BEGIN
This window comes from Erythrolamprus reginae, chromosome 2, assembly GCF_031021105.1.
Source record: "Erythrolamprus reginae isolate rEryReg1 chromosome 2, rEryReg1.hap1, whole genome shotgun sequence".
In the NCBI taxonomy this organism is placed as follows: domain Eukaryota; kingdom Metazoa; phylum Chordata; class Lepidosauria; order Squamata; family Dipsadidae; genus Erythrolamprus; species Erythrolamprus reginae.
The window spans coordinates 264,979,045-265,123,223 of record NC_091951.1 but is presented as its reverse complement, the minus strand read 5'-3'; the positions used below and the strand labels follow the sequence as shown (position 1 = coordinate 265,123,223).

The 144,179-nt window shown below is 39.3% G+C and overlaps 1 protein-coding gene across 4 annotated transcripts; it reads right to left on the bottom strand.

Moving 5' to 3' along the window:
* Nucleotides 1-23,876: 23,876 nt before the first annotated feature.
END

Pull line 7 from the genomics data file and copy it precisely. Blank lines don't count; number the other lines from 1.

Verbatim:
* Nucleotides 1-23,876: 23,876 nt before the first annotated feature.